I find it a bit strange that a vault of the most important information we own (passwords) wouldn't offer this as standard and that Enpass can offer one-time passcodes for lots of sites but this can't be in it's own app?

Even for now if you could implement 2FA via a phone text until a real authenticator such as Authy or similar can be used in the future.

 

 

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  • 1 month later...

Well since past 2 years i have been using enpass and it worked as expected but some how it was lack in security of data as i described it few months ago in this thread below

I have been waiting for Enpass team to get it done but it seems there is no chance of getting 2FA any sooner and i have ended up deciding to stop using enpass until it gets this feature as there is no point is using something what it is supposed to do at it's best but this issue regarding stealing data and password from enpass using malware is scaring me. Thank you enpass team for listening to my requests. Even though I am a lifetime subscriber I am going to stop using it. Sad to leave enpass and moving to other much secure option as i am a security freak and my 20 years of online experience dosn't allow me to use something unsecure as enpass. Have a great future and will see if enpass gets much more secure than maybe some day i will move back to it but until than BYE BYE

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Hi @Fadi

Enpass team apologizes for this issue. We always strive to improve our app, based on regular customer feedback, so that it meets every user's needs. 

 

As mentioned previously, Enpass' data is fully encrypted by 256-bit AES encryption with 100,000 rounds of PBKDF2-HMAC-SHA512 using the peer-reviewed and open-source encryption engine SQLCipher, an open-source, peer-reviewed encryption engine. Additionally, we offer our users the option of adding a Keyfile as an additional layer of security.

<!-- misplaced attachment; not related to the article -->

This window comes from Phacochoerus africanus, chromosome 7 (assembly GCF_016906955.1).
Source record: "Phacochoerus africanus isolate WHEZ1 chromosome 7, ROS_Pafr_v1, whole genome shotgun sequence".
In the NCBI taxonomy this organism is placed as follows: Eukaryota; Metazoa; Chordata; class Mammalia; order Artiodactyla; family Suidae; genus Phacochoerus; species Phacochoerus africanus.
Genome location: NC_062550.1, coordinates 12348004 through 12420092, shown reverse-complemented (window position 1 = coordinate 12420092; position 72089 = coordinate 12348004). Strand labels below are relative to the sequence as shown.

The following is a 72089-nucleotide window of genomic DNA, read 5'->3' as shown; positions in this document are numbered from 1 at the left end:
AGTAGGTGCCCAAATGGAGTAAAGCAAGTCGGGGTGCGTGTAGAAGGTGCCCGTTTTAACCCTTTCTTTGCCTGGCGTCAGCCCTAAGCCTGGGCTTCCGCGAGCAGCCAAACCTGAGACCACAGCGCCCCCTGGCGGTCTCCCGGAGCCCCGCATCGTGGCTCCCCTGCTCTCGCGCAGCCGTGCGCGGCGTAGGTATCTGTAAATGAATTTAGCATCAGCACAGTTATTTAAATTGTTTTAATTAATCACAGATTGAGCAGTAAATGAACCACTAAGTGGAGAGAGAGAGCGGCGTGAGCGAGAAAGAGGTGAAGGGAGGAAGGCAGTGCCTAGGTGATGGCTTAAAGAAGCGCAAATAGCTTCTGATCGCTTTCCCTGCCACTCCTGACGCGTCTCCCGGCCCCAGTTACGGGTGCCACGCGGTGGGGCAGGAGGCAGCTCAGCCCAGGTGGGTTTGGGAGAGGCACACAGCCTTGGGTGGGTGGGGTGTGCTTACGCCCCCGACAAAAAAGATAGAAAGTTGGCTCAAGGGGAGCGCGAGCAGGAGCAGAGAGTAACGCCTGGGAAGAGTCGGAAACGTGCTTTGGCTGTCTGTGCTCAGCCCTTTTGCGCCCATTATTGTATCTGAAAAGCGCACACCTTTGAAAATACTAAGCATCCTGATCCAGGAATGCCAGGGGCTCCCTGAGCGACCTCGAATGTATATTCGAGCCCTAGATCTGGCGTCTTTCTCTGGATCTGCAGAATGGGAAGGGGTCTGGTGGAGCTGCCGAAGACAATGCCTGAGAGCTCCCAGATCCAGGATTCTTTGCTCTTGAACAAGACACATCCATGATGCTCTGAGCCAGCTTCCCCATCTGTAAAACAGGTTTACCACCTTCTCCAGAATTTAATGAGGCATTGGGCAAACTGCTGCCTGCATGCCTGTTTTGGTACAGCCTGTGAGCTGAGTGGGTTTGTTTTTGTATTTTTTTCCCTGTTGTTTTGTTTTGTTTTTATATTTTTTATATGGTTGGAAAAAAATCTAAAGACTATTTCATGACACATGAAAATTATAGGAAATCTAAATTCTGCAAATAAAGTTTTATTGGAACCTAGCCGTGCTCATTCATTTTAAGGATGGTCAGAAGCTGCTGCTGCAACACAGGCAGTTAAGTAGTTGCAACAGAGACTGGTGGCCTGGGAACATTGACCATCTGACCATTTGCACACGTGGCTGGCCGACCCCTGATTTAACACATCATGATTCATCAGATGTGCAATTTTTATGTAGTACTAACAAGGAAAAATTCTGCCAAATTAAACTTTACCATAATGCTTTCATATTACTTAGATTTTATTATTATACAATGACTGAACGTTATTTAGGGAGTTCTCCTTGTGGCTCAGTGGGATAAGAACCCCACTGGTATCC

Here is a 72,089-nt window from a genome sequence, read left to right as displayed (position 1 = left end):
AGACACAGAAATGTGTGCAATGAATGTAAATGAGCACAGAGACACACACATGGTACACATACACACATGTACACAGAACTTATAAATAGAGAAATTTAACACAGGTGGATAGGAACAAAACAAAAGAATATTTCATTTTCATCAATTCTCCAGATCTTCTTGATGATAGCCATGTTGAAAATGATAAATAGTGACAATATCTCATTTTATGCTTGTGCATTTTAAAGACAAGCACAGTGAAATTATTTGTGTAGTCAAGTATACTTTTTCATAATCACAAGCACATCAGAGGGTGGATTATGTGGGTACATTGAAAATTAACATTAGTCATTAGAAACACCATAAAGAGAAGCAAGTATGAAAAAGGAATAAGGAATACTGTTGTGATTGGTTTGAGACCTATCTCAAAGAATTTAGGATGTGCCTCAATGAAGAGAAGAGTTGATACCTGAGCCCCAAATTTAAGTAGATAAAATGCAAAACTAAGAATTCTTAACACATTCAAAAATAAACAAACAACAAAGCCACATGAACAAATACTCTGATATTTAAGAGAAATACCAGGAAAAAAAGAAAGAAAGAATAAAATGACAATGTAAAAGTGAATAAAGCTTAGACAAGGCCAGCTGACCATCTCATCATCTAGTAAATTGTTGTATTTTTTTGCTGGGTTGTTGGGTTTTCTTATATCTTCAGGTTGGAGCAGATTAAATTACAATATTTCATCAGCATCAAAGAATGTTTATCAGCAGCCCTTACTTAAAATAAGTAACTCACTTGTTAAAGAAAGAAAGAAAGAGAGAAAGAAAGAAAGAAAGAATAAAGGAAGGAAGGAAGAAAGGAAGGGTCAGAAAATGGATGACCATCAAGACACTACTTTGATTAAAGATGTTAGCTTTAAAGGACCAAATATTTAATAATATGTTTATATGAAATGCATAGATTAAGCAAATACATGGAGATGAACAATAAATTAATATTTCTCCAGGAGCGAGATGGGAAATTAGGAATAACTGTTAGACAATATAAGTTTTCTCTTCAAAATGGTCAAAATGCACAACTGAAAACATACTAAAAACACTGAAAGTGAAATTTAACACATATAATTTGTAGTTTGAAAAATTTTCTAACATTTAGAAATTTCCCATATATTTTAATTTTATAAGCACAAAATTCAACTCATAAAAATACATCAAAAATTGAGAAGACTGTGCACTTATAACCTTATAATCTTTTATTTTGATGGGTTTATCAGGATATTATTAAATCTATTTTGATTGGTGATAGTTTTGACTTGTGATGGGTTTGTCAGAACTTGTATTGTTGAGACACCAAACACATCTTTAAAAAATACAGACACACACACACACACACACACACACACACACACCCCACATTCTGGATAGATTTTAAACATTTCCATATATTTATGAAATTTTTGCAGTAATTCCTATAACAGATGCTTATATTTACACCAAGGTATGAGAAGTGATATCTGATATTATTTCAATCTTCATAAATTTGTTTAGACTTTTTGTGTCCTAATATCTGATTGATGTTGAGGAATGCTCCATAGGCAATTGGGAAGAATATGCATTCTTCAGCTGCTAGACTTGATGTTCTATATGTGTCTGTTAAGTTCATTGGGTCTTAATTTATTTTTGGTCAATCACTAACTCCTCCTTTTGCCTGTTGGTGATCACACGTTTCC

In response to your feedback, I've already informed Enpass' development team about adding Multi-Factor Authentication to Enpass Vaults, Unfortunately, I'm not yet able to provide a specific timeframe for this particular feature request since a variety of factors influence the removal, implementation, or improvement of an app feature (feasibility, demand, or other factors).

 

Your patience and loyalty in being with us are always appreciated. For more information, please do reply to us at support@enpass.io, we are just an email away!

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Well, that's a shame. I think the fact that this thread is two years old and still not implemented is a pretty obvious sign that Enpass isn't prioritizing this and the reason I've stopped using it.

I understand that things like this take time, but two years for 2FA on a password manager (the one thing you want to be secure) is far too long. Nearly all of your competitors offer this as standard. This is too long, in my opinion. 

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  • 2 weeks later...

Hi @Abhishek Dewan,

I can understand @Fadi and also understand the decision. I must also honestly say that because of this missing feature, I can no longer guarantee to stay with Enpass forever. You know that a password (what you know) alone is no longer considered secure nowadays. Yes, Enpass uses the key file as a second factor (which it must have) but that is honestly too easy to compromise. If you follow your update cycle, version 6.9.0 should be coming soon and version 7.0.0 sometime in May / June 2023. Maybe your developers will manage to implement 2FA for Enpass themselves by then. That would be a great feature for version 7.0.0, right?

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  • 4 months later...

@stefmanWell it sounds like no buddy cares about security. Even after what happened to LastPass Enpass must consider adding security layers for data stored in enpass but no support for hardware keys no support for 2FA. No major new features released since last year, and we do not even know where the roadmap is located, so we can see when it will be implemented and i have no longer any hope for this in near future.

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As mentioned by Steve Hansen, it's technically not possible to use 2FA (as in TOTP authentication), to secure an encrypted vault, physically stored on your computer. 

However, if you are concerned about your computer, Enpass vault and master password, falling into the wrong hands, it's possible to add another layer of security, a second factor if you will, to your vault.

Add Enpass's key file to your vault, as normal, then use an encryption tool, to encrypt the key file. If Enpass can't find/read the key file, the vault won't open even with the master password.